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## Value depends on place: column names and sizes
One of the first tasks of understanding The structure of decimal numbers is the same. A number such 456.789 is
might then be a reverse thinker and select 0.35 as larger than 0.41 because 53 is larger than 14.
Error: Analogy with money confuses tens and tenths.Some children are confused about whether the first column after the decimal point is tens or tenths. This can come from analogies with money. Veronica in Year 5, for example, seemed to routinely think about this. She read the number 0.3 as "oh point three, that's thirty" and 3.5 as "three point five, that's fifty".
This is sometimes a language problem, sometimes arises by false analogy and sometimes is a reunitising problem.
## Endless base ten chainIn addition to knowing the names and size of the place value columns,
students need to know the relative value of the columns. They need to
know that the value of each column is ten times the value of the column
to the right (
dividing by ten or the powers of ten (glossary) is achieved by shifting digits into adjacent place value columns. Although this is very easy to carry out, it is not well understood and consequently many children cannot do it reliably. They often get confused about which way to "move the decimal point" and when to "add or take away zeros" - the result of trying to follow rules learned without understanding. This problem is widespread. For example Bell (1983)
reports that only 47% of a very large sample of British 11 year olds correctly
answered "How many times is 0.1 greater than 0.01?" and only 34% correctly
answered "What number is 10 times 0.5?" Performance on the item "ten times
100" was 71%, much better but not as good as might be expected. Equivalencies
like those shown below for 4 tenths and 376 thousandths are crucial to
understanding. Tables of Equivalencies:
- Only one digit (from 0 to 9) ever goes in one column
- Because all the columns have place value ten times as great as the column to the right, ten in any column gives one in the next column to the left.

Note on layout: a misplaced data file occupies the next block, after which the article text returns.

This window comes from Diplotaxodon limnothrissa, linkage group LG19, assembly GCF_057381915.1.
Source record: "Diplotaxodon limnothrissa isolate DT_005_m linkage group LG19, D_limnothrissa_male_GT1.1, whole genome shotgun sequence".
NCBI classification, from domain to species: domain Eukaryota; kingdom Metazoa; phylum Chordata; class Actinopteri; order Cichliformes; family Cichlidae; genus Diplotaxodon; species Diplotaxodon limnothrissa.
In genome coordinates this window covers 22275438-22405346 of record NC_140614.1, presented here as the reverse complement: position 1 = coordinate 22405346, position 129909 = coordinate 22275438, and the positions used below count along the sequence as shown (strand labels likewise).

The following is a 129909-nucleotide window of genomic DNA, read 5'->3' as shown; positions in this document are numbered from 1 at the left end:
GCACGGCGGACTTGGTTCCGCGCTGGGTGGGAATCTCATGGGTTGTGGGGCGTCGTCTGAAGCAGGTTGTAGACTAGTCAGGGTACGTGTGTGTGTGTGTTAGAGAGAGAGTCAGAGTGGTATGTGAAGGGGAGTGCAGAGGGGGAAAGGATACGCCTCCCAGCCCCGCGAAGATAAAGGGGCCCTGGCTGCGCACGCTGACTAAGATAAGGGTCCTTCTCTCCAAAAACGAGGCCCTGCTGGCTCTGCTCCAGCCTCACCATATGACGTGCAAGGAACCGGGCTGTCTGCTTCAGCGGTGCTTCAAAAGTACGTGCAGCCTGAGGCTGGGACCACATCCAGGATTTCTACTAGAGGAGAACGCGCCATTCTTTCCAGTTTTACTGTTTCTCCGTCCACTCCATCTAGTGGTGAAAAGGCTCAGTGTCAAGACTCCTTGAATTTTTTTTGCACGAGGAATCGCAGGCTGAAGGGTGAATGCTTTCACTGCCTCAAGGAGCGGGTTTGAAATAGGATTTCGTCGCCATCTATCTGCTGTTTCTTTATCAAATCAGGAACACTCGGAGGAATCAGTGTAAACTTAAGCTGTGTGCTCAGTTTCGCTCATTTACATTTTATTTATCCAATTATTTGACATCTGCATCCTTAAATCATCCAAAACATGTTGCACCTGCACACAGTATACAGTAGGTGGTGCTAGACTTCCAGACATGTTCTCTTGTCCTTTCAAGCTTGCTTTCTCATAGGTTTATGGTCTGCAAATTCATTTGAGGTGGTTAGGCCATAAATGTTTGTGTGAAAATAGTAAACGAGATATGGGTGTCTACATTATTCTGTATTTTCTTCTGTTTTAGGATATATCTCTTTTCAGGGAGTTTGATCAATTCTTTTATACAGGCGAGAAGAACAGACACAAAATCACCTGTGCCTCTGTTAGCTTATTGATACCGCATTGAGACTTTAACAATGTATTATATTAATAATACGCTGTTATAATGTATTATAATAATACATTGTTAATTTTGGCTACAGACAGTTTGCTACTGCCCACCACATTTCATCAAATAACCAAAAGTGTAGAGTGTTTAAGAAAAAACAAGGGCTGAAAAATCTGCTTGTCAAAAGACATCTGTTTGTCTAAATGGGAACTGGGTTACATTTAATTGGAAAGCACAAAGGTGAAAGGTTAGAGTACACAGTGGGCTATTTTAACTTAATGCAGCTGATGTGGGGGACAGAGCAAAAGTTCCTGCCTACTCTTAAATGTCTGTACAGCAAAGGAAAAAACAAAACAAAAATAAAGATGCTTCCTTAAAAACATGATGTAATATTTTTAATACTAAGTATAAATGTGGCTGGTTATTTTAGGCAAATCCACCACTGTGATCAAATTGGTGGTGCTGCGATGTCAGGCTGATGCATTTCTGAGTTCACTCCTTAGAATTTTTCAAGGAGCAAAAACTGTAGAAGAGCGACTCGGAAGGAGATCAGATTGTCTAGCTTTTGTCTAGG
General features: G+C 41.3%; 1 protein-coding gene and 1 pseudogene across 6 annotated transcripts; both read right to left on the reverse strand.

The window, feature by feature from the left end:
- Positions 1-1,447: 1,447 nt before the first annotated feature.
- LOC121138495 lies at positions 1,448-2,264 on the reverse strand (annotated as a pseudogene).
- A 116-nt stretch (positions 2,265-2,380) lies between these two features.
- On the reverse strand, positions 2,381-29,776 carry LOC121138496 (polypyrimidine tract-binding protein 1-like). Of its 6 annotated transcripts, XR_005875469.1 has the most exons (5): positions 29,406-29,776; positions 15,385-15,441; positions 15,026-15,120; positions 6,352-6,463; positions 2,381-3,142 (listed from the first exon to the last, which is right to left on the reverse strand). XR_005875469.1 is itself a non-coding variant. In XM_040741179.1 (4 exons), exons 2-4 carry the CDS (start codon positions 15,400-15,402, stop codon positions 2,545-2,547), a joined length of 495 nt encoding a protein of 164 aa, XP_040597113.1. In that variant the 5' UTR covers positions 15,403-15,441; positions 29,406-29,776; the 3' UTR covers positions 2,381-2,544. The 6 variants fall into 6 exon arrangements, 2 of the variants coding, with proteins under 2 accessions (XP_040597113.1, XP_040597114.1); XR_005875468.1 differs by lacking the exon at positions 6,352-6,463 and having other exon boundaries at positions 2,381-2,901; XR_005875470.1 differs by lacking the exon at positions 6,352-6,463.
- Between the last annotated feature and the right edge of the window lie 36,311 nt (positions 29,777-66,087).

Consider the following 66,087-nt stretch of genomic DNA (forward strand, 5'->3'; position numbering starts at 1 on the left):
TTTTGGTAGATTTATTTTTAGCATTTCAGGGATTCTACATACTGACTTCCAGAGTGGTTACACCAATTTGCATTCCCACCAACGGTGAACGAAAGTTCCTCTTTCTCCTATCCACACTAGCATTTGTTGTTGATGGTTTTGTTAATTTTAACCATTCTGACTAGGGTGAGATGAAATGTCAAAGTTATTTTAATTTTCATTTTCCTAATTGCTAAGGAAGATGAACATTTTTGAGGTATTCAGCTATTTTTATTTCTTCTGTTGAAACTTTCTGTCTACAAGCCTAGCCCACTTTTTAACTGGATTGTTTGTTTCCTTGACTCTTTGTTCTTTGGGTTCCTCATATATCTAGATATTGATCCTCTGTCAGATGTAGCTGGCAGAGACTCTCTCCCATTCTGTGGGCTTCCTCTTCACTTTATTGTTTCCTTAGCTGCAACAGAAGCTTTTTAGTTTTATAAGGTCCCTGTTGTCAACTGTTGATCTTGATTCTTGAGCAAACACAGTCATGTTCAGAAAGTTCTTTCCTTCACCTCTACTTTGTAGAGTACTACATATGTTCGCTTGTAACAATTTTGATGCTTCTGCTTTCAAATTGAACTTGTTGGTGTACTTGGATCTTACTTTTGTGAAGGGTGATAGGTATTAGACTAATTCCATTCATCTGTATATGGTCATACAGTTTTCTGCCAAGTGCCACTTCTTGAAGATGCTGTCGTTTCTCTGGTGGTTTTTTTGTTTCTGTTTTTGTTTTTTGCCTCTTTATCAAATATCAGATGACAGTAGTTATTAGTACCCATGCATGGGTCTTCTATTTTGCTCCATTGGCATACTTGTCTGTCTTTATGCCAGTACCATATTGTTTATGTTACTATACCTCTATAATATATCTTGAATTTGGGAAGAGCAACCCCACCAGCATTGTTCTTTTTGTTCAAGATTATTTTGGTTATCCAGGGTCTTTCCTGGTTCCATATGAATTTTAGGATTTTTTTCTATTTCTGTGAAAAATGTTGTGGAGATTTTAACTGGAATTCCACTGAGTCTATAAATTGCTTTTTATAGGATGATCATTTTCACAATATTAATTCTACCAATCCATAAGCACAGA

Students who have not mastered this cluster of ideas will sometimes exhibit column overflow thinking. They interpret decimals as if more than one digit can go in each column. For example, Brad in Year 6, would interpret - 0.35 as 35 tenths,
- 0.678912 as 678912 tenths,
- 0.035 as 35 hundredths,
- 0.0149 as 149 hundredths and
- 0.0043 as 43 thousandths.
Brad's interpretation of 0.35 as 35 tenths instead of 35 hundredths may also have arisen simply because he has "forgotten" which column name to take when describing the decimal as a fraction. Instead of getting the name from the rightmost column (in this case the hundredths, as 0.35 is 35 hundredths) he may just take the name from the leftmost column (the tenths). This is an important idea that needs definite consolidation, so that students are very secure with it. It is related to understanding equivalent fractions.
## Expanded form: reunitising tenths, hundredths etcAn idea central to dealing with the relative size of decimal numbers is to be able to interpret them in expanded form as decimals and as fractions. This section demonstrates the challenge of the cognitive processing involved. A decimal such as 0.639 can be interpreted in all the ways shown below. All these forms, except the last, can be obtained with a number expander.
To think of a number 0.639 is all the ways shown above requires a student to be able to deal with units made out of other units (unitising and reunitising). ## Which zeros matter?Many children have difficulty deciding how or whether zeros change the value of a number. With decimals, children need to know that the zeros which affect the place value of the figures are on the left and the insignificant ones are on the right: 3.250 and 3.2500000 are the same as 3.25 and 003.25 but 3.025 or 3.205 are different. The essential understanding of which zeros affect the place value of the digits and which ones do not is best demonstrated using concrete materials such as Multi-Base Arithmetic Blocks (MAB) or Linear Arithmetic Blocks (LAB). Making 3.25 and then 3.025, 3.250, 3.205 and 03.25 from blocks clearly demonstrates which zeros affect the size of 3.25, rather than just providing a list of rules for students to learn. Using the ideas of expanded notation are crucial.
It is very hard for children who do not understand the place value basis of decimal numbers to memorize the rules. Children generally decide which zeros change the value of a number according to their own interpretations of decimal notation. The erroneous misconceptions show many examples of this. However, the one principle above applies to both whole numbers and decimals. Answers to Exercises(a) 2.3 = 2 ones + 3 tenths (b) 5.82 = 5 ones + 8 tenths + 2 hundredths (c) 0.7411 = 7 tenths + 4 hundredths + 1 thousandth + 1 ten-thousandth |

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Last modified: Sun 16 April 2006

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